Simon Willison’s Weblog


6 items tagged “abtesting”


Optimizing for Taste. David Cramer’s detailed explanation as to why his company Sentry mostly avoids A/B testing. David wrote this as an internal blog post originally, but is now sharing it with the world. I found myself nodding along vigorously as I read this—lots of astute observations here.

I particularly appreciated his closing note: “The strength of making a decision is making it. You can always make a new one later. Choose the obvious path forward, and if you don’t see one, find someone who does.” # 27th September 2023, 4:34 am


Experiments, growth engineering, and exposing company secrets through your API (via) This is fun: Jon Luca observes that many companies that run A/B tests have private JSON APIs that list all of their ongoing experiments, and uses them to explore tests from Lyft, Airbnb, Pinterest, Amazon and more. Facebook and Instagram use SSL Stapling which makes it harder to spy on their mobile app traffic. # 26th February 2019, 4:49 am


now-ab. Intriguing example of a Zeit Now microservice: now-ab is a Node.js HTTP proxy which proxies through to one of two or more other Now-deployed applications based on a cookie. If you don’t have the cookie, it picks a backend at random and sets the cookie. Admittedly this is the easiest part of implementing A/B testing (the hard part is the analytics: tracking exposures and conversions) but as an example of a microservice architectural pattern this is fascinating. # 16th November 2017, 11:03 pm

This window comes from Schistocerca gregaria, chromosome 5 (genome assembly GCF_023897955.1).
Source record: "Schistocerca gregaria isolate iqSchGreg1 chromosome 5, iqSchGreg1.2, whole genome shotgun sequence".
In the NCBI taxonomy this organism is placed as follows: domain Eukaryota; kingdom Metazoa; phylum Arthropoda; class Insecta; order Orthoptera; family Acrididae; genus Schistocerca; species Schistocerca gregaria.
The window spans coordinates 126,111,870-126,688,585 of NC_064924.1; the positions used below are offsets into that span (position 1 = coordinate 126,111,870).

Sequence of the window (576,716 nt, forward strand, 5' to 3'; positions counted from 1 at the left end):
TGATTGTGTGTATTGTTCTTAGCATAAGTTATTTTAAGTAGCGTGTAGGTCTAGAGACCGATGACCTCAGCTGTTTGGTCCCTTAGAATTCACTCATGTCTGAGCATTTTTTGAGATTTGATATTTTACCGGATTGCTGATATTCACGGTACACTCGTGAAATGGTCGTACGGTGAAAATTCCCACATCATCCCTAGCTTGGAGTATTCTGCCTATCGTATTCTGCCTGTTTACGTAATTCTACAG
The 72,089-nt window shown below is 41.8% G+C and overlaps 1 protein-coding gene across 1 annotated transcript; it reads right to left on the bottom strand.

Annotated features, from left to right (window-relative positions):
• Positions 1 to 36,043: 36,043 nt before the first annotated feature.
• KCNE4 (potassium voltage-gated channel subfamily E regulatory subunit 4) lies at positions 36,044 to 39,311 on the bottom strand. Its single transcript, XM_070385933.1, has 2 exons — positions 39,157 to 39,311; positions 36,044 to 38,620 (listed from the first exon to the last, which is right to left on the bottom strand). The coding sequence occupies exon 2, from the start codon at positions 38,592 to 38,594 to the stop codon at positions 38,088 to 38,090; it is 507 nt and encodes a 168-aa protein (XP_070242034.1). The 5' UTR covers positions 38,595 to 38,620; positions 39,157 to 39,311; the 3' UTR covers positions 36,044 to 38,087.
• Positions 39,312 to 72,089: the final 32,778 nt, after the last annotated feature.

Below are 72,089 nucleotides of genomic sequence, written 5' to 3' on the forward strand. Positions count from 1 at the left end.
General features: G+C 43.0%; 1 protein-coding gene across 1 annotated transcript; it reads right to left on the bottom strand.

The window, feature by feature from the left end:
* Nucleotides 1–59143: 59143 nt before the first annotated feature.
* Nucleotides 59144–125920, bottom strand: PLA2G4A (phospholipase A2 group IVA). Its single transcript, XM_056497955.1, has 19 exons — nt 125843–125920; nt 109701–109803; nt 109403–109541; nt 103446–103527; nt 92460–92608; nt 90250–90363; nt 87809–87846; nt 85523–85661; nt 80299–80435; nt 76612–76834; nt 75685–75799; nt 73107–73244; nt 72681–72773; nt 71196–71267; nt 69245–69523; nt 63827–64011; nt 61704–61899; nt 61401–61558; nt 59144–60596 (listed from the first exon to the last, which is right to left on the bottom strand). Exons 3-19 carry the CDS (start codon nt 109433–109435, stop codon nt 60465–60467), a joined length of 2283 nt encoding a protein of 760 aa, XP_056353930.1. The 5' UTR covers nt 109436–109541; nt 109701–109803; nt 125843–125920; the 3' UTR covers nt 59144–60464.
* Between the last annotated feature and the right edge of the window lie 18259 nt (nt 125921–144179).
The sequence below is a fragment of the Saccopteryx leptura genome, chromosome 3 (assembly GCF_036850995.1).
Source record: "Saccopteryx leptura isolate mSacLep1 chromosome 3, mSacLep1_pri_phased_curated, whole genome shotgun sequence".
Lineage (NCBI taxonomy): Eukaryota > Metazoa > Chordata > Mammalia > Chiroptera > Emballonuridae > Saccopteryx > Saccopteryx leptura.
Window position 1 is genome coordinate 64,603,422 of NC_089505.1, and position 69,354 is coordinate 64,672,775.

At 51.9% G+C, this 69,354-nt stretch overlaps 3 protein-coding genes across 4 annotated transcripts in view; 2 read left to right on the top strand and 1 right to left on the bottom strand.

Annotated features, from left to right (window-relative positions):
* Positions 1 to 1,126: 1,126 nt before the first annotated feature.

2009 The rise and fall of MySpace (via) Lots of stuff about the internal politics at News Corporation. Of particular interest: MySpace have to take feature proposals to News Corp for approval. Meanwhile, Facebook are leading the industry in their use of A/B testing to figure out exactly what features their users will respond well to. # 5th December 2009, 5:09 pm

Effective A/B Testing. Impressively comprehensive presentation on A/B testing, from theory to practice to statistical analysis of the results. # 13th September 2009, 11:49 pm

You should follow me on Twitter. Dustin Curtis did a simple A/B testing experiment on his blog and found that the text “you should follow me on Twitter” had the highest click-through rate—173% more effective than “I’m on Twitter”. # 15th July 2009, 10:43 am